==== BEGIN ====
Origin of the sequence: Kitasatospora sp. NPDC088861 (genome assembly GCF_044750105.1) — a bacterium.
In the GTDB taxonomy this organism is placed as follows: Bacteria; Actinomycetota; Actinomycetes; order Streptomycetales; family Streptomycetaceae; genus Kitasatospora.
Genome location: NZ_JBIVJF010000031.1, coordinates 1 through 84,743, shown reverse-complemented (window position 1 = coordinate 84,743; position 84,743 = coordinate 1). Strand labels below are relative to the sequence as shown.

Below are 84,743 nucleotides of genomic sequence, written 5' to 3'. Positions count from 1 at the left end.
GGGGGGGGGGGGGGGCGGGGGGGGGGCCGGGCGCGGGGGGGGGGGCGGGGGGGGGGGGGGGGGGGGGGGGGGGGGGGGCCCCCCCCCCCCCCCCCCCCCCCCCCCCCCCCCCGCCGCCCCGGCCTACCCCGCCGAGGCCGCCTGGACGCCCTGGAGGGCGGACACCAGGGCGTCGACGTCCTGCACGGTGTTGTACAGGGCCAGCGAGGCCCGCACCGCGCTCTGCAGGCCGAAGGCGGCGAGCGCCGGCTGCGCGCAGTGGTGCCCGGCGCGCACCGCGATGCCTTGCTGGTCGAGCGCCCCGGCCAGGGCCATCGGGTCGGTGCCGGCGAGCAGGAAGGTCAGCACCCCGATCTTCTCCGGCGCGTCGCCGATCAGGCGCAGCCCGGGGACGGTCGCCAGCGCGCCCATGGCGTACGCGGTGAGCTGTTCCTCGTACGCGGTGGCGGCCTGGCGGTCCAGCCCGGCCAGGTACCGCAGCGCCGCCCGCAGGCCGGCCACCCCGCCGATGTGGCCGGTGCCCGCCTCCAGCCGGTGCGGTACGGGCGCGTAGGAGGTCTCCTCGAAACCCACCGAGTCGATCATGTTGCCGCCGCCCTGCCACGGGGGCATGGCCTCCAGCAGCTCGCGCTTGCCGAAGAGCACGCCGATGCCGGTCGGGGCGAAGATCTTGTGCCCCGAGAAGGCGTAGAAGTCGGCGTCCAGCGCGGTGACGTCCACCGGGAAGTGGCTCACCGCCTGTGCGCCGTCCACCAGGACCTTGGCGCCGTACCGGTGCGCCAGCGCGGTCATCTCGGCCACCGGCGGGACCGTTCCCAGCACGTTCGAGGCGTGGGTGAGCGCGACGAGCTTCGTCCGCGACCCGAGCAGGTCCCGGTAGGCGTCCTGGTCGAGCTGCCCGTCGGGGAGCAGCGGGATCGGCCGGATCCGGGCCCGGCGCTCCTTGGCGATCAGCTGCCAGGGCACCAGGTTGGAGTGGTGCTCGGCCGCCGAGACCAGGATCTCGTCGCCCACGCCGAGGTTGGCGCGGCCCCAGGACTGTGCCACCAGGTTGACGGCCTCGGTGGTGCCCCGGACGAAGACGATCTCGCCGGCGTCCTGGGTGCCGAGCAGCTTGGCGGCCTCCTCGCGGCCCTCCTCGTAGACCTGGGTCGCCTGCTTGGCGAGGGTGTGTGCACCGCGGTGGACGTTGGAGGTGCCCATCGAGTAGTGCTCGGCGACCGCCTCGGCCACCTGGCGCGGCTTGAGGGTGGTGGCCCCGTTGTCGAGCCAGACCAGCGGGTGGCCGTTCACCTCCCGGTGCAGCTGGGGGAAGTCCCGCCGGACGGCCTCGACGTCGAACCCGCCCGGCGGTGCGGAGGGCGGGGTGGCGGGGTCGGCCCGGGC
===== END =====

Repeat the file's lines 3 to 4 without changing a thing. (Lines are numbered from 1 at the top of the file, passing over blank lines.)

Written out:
Genome location: NZ_JBIVJF010000031.1, coordinates 1 through 84,743, shown reverse-complemented (window position 1 = coordinate 84,743; position 84,743 = coordinate 1). Strand labels below are relative to the sequence as shown.

Below are 84,743 nucleotides of genomic sequence, written 5' to 3'. Positions count from 1 at the left end.